The celebrated American writer/director John A. Davis made lasting contributions to the animated feature resurgence of the '90s and '00s -- contributions formally recognized, for the first time, when Davis'Jimmy Neutron: Boy Genius (2002) received an Academy Award nomination in the new Oscar category of Best Animated Feature. This effort (Davis' first turn on the big screen) reeled in the nom alongside rivals Shrek and Monsters, Inc. It lost to the green ogre, but from that point on, Davis held a secure place on the landscape of American animation.
Davis graduated from Southern Methodist University in 1984, where he earned a BFA in Film Production and became the first senior film major to win the coveted Nash Clay Parsley award. Three years later, Davis and Keith Alcorn founded DNA productions, a full-service animation house headquartered in Dallas that serves film and television clients with 3-D animations. In 1995, Davis first created the character of Jimmy Neutron, a preteen superhero of preternatural intelligence, in a short animated film.
Two years down the road, Davis took his first television bow (and made history in the process) when DNA produced the first 3-D animated special for a primetime slot. Santa vs. the Snowman -- which aired as an ABC Christmas special -- drew an overwhelming response from viewers nationwide, picked up Gold and Lone Star Awards at the WorldFest-Houston International Film Festival, and continues to run in IMAX 3-D theaters, as a perennial feature at Christmastime. The effort had two immediate consequences for Davis' career: it led to his assignment on Fox's 1999 Christmas special Olive, the Other Reindeer, for Simpsons godfather Matt Groening, and paved the way for a big-screen animated effort.
That endeavor, Jimmy Neutron: Boy Genius, debuted in American theaters on December 21, 2001. Despite the lack of schtick for adults and the A-list Hollywood vocal talent that usually decorate such work (principal voices are provided by unknowns Megan Cavanagh, Mark de Carlo, Debi Derryberry, and others), Neutron became a blockbuster hit and drew generally (if not unanimously) favorable reactions from critics. Typical of the response is Roger Ebert, who surmised, "Jimmy Neutron: Boy Genius is a Nickelodeon production, frankly aimed at grade-schoolers. It doesn't have the little in-jokes that make Shrek and Monsters, Inc. fun for grown-ups. But adults who appreciate the art of animation may enjoy the look of the picture, which is a kind of downsized Toy Story, with a lot of originality in the visual ideas."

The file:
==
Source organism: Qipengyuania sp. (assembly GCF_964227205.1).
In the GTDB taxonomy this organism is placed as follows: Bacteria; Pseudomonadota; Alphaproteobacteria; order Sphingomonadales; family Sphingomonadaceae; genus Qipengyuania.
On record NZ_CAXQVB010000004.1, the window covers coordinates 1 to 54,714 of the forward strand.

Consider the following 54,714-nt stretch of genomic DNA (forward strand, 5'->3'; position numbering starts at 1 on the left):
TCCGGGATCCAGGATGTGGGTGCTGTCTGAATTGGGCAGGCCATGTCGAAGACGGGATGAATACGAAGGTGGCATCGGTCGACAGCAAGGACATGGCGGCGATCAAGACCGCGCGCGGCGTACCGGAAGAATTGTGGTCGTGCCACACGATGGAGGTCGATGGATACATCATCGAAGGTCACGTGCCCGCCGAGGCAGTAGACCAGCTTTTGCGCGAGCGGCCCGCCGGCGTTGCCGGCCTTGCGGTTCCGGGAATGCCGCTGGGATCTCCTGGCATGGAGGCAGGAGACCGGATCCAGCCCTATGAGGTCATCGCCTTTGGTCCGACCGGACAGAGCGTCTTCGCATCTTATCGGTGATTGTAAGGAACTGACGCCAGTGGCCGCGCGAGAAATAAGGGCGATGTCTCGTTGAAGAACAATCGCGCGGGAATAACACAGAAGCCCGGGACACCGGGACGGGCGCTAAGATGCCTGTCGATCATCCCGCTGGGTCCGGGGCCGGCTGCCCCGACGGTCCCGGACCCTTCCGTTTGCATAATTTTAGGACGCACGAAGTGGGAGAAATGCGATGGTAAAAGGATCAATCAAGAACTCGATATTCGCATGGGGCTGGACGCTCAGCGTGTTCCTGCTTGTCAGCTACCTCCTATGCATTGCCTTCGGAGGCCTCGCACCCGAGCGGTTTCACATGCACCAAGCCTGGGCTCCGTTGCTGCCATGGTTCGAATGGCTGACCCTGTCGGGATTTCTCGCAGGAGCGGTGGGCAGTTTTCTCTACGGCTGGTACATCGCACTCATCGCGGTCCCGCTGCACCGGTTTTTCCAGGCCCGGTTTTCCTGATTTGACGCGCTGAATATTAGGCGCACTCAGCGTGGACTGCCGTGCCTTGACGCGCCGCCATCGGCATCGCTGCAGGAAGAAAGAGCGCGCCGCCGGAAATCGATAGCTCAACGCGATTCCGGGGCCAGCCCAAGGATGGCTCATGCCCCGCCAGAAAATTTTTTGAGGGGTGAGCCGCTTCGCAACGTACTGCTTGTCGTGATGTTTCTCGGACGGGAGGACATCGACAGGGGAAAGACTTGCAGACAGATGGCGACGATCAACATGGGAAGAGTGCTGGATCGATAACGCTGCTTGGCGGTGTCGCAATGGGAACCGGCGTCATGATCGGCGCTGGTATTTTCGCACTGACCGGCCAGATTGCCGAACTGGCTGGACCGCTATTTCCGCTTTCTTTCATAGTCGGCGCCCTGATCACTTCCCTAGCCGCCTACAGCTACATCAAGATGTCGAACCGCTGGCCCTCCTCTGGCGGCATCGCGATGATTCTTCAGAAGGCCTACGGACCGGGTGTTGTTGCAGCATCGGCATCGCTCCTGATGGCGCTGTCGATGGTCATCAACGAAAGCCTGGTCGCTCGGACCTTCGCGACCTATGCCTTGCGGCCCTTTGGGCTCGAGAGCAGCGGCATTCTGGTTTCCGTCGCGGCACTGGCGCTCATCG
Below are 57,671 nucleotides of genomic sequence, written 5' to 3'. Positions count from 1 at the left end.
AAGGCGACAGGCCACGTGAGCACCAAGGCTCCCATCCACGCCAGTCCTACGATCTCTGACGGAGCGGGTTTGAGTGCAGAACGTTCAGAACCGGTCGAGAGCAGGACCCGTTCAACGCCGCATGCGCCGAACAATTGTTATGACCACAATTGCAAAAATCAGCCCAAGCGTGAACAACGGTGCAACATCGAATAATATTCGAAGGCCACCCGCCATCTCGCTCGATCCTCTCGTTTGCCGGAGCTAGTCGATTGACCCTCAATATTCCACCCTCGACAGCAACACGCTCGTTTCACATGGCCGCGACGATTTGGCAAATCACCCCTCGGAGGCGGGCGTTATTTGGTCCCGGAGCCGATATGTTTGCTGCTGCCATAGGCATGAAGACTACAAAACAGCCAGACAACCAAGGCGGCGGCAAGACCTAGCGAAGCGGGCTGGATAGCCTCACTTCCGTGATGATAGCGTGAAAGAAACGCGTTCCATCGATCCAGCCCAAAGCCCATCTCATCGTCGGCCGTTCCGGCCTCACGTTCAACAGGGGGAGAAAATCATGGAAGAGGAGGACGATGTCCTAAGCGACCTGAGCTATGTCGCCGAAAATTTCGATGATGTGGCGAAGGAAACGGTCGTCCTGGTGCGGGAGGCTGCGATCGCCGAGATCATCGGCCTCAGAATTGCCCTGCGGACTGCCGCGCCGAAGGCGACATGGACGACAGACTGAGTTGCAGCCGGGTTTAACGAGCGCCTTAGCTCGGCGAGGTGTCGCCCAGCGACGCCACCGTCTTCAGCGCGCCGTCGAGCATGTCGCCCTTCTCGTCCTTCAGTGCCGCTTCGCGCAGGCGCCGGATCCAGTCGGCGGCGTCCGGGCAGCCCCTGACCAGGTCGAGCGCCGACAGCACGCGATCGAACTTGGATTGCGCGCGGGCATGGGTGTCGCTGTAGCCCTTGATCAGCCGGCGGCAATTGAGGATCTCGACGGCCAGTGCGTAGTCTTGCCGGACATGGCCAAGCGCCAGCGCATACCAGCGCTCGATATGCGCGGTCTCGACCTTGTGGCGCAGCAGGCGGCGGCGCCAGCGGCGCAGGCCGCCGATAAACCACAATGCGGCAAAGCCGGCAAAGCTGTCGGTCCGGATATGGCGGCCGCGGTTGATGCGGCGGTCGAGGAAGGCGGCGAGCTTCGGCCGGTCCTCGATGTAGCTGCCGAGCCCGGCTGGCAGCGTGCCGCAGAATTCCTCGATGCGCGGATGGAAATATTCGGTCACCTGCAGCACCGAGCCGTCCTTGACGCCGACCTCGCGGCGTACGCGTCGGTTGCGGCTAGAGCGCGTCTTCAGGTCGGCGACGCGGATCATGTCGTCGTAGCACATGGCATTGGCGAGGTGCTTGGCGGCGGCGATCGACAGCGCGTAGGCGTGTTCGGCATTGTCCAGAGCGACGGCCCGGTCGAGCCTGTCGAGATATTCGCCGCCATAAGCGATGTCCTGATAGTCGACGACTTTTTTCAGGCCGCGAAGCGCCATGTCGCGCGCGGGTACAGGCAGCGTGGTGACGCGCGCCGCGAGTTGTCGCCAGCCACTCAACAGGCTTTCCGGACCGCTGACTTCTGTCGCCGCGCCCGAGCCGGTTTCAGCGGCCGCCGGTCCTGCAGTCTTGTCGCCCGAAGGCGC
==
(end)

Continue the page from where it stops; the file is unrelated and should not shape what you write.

That opus spun off a DNA-produced 2002 cable series, The Adventures of Jimmy Neutron (which Davis co-created with Nothing to Lose and Bruce Almighty director Steve Oedekerk); in the mean time, Davis and Alcorn set to work on a feature-length follow-up to Neutron. Referred to by Film Monthly as "a richer, more layered and complex feature cartoon [than Jimmy]," 2006's The Ant Bully began when no less than Tom Hanks saw Neutron, loved it, and thought of having Davis produce one of his all-time favorite children's books, Ant Bully, as an animated feature. Hanks' involvement (and the high profile of Neutron) brought to Bully an astonishing array of vocal talent; the cast features Meryl Streep, Nicolas Cage, Julia Roberts, Paul Giamatti, and others. The Ant Bully arrived in American cinemas during the summer of 2006; Davis followed it up with plans to do an animation/live-action combo feature, The Star Beast, adapted from a sci-fi novel by Robert Heinlein, and a third 3-D animated feature (sans live action), entitled Neopets.